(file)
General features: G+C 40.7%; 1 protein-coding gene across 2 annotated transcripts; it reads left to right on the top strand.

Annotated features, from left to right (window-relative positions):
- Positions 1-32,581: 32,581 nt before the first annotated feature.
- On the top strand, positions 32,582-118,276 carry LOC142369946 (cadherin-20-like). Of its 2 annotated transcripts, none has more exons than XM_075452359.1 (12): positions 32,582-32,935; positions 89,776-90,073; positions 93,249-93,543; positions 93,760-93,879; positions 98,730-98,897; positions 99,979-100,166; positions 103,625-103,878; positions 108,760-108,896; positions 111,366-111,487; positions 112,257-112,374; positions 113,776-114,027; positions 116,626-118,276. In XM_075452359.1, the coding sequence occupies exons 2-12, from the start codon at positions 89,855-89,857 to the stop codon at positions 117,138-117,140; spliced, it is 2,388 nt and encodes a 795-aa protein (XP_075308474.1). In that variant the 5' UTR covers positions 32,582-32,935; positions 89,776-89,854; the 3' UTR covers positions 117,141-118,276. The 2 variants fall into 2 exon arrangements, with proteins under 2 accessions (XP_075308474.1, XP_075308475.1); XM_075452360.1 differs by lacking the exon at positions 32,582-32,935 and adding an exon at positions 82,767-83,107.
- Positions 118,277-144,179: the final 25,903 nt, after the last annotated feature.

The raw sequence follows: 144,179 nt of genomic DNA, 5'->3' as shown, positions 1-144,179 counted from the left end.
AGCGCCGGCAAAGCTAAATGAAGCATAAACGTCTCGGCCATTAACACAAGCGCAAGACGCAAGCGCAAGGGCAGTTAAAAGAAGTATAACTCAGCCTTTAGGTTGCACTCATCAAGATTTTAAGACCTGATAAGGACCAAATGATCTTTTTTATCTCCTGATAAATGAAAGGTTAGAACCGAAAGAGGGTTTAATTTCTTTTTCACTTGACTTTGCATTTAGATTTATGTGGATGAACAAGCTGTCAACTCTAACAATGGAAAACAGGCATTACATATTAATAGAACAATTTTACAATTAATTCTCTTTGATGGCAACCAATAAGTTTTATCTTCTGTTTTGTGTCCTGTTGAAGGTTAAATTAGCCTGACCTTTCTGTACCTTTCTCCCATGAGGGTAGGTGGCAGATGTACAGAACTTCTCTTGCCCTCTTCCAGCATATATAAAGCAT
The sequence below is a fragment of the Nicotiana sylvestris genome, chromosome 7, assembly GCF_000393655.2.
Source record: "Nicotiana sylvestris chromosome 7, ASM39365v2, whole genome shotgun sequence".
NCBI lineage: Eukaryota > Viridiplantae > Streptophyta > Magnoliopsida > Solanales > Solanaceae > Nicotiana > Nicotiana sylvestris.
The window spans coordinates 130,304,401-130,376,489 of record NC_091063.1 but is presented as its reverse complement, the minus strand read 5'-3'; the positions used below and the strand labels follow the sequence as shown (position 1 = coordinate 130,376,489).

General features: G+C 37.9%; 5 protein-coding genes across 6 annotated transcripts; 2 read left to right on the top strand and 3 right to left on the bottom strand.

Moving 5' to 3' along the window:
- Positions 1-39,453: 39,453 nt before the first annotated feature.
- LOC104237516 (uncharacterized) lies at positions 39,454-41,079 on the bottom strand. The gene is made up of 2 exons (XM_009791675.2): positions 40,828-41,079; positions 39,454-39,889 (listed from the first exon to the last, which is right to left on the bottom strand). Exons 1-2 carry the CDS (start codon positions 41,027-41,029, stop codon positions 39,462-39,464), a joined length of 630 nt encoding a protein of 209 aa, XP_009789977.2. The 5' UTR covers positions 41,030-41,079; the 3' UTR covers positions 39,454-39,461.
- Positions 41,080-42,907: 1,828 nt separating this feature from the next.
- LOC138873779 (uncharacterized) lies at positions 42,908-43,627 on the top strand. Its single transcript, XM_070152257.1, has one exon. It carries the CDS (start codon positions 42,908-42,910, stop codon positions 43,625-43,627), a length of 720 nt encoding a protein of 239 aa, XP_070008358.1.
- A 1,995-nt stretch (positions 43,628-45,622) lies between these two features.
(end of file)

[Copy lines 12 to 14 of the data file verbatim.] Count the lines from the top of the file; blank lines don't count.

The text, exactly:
General features: G+C 37.9%; 5 protein-coding genes across 6 annotated transcripts; 2 read left to right on the top strand and 3 right to left on the bottom strand.

Moving 5' to 3' along the window:
- Positions 1-39,453: 39,453 nt before the first annotated feature.